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IndyCar plans shield cockpit protection test at Phoenix in February

IndyCar is aiming to trial its shield cockpit protection system at February's open test at Phoenix

The series had initially planned to run a version before the end of 2017 but has revised its timeframe in order to test a more developed prototype in '18.

The plan is for a single Dallara IR12 to be fitted with the new system at Phoenix, with the current monocoque able to accommodate the shield without extensive modifications.

IndyCar's president of competition and operations Jay Frye said IndyCar had tested the 'windshield' device behind the scenes in recent months.

"We have an open test at Phoenix in the first part of February in 2018 and our goal is to have some sort of application that we feel really good about and is very far along on a car at Phoenix," he said.

"There's been a lot of simulation, windtunnel work, modelling, a lot of everything, but we're yet to actually get it on a car.

"We've had it on a car statically but we haven't tested it on a car at speed or at a racetrack so we're working diligently to get it on one car to run at the open test.

"It will be good, people will be able to see the aesthetics of it, people will be able to see the performance of it, what gains there is or what it actually does to the performance of the car."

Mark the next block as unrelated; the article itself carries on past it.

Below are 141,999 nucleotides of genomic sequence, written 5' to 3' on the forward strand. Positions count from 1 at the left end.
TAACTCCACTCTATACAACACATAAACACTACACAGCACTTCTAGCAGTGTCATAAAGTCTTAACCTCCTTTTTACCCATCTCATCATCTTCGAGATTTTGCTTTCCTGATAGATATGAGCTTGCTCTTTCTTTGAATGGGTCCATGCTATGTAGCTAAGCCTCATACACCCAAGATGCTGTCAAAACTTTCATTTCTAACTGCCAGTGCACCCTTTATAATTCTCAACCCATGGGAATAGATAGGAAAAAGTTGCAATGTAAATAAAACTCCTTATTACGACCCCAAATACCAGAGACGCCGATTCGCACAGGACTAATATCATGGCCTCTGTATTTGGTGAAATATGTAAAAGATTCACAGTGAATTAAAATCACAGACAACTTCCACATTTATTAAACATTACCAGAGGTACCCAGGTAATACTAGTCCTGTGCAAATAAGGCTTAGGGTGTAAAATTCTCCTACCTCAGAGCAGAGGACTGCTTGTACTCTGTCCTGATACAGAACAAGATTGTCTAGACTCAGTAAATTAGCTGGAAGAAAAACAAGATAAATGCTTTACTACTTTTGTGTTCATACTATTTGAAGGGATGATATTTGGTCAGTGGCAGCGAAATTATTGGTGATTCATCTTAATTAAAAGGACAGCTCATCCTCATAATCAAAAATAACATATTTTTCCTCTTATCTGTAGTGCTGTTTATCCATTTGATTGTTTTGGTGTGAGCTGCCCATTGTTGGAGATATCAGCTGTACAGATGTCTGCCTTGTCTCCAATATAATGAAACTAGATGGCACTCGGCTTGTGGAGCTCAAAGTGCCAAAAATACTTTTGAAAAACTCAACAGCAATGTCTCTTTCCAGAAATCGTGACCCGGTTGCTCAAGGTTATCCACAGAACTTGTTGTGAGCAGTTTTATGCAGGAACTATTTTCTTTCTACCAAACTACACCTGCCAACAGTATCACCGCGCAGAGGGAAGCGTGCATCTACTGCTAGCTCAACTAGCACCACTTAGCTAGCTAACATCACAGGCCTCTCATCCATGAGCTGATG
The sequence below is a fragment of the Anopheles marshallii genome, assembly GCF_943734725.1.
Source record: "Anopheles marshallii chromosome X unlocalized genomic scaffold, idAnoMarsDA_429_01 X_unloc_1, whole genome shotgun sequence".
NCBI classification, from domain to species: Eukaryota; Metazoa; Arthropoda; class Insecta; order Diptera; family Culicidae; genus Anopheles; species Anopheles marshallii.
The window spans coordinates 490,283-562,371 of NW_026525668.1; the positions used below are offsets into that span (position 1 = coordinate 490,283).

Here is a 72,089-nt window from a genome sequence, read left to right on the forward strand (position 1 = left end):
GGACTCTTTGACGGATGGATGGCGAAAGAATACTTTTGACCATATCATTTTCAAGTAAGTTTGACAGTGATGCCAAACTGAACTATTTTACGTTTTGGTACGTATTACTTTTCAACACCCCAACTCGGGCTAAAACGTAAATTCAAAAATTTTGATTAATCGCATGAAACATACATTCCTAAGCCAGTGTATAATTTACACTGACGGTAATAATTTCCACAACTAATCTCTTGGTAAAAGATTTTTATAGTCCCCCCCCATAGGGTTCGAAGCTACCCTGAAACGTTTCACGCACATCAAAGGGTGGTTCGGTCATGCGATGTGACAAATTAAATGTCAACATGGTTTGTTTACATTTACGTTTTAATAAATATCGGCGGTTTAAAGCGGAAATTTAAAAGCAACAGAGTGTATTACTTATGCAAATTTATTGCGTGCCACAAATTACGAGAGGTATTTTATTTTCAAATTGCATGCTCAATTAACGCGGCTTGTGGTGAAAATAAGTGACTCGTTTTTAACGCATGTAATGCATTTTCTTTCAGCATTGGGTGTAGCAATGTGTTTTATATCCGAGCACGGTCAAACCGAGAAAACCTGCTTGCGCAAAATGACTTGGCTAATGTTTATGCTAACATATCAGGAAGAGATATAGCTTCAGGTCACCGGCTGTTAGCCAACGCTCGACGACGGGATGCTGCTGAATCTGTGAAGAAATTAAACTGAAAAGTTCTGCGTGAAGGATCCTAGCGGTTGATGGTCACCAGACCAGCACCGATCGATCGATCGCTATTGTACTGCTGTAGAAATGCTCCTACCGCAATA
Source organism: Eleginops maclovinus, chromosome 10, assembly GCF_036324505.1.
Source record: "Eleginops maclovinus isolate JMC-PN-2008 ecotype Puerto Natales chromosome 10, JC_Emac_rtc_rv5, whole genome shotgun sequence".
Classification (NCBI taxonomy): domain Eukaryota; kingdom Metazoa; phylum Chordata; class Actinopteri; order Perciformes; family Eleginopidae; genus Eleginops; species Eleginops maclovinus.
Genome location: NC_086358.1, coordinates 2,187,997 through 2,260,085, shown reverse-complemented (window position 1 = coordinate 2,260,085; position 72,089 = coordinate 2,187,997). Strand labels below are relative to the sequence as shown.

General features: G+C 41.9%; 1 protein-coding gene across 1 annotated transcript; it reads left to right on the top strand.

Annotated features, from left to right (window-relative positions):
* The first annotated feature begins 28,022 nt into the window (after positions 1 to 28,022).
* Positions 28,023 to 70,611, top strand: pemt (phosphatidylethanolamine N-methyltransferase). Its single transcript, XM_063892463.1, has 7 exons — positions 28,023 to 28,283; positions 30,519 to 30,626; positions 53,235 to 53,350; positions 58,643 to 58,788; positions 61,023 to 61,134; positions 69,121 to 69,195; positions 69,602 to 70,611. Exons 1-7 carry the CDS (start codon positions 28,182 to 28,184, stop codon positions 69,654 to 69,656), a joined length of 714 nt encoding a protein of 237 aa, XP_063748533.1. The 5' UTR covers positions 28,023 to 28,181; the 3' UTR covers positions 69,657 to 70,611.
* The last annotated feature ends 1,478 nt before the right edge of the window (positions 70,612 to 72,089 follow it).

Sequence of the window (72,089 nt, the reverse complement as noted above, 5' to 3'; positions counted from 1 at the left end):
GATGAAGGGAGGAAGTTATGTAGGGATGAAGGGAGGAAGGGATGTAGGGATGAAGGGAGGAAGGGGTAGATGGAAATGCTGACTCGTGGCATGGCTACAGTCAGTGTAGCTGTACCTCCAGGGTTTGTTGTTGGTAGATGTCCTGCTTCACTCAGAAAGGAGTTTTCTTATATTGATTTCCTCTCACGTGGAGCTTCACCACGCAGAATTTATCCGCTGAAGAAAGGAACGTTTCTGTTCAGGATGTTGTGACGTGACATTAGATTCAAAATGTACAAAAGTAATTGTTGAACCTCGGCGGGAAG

Frye added that a close relationship with Dallara meant it could plan for a future application with the new-for-2018 universal aerokit.

"One of the things [that helps] is moving the air intake from the top to the bottom, that doesn't affect [the car] anymore so that helps," he said.

"We're excited about where we're at and we look forward to getting a car at the track."

Andrea Toso, Head of R&D and US Racing business leader for Dallara, said IndyCar had taken inspiration from the F-16 fighter jet in its cockpit protection system design.

"I would say that we've been able to accommodate for everybody and everything," said Toso.

"First, the car has no halo. I think soon IndyCar will test some sort of structural windscreen, which comes from military aeroplanes like on an F-16 jet fighter cockpit.

"I think IndyCar will do some destructive testing, and they will modify one of the existing monocoques with a structural frame to keep the screen in place."

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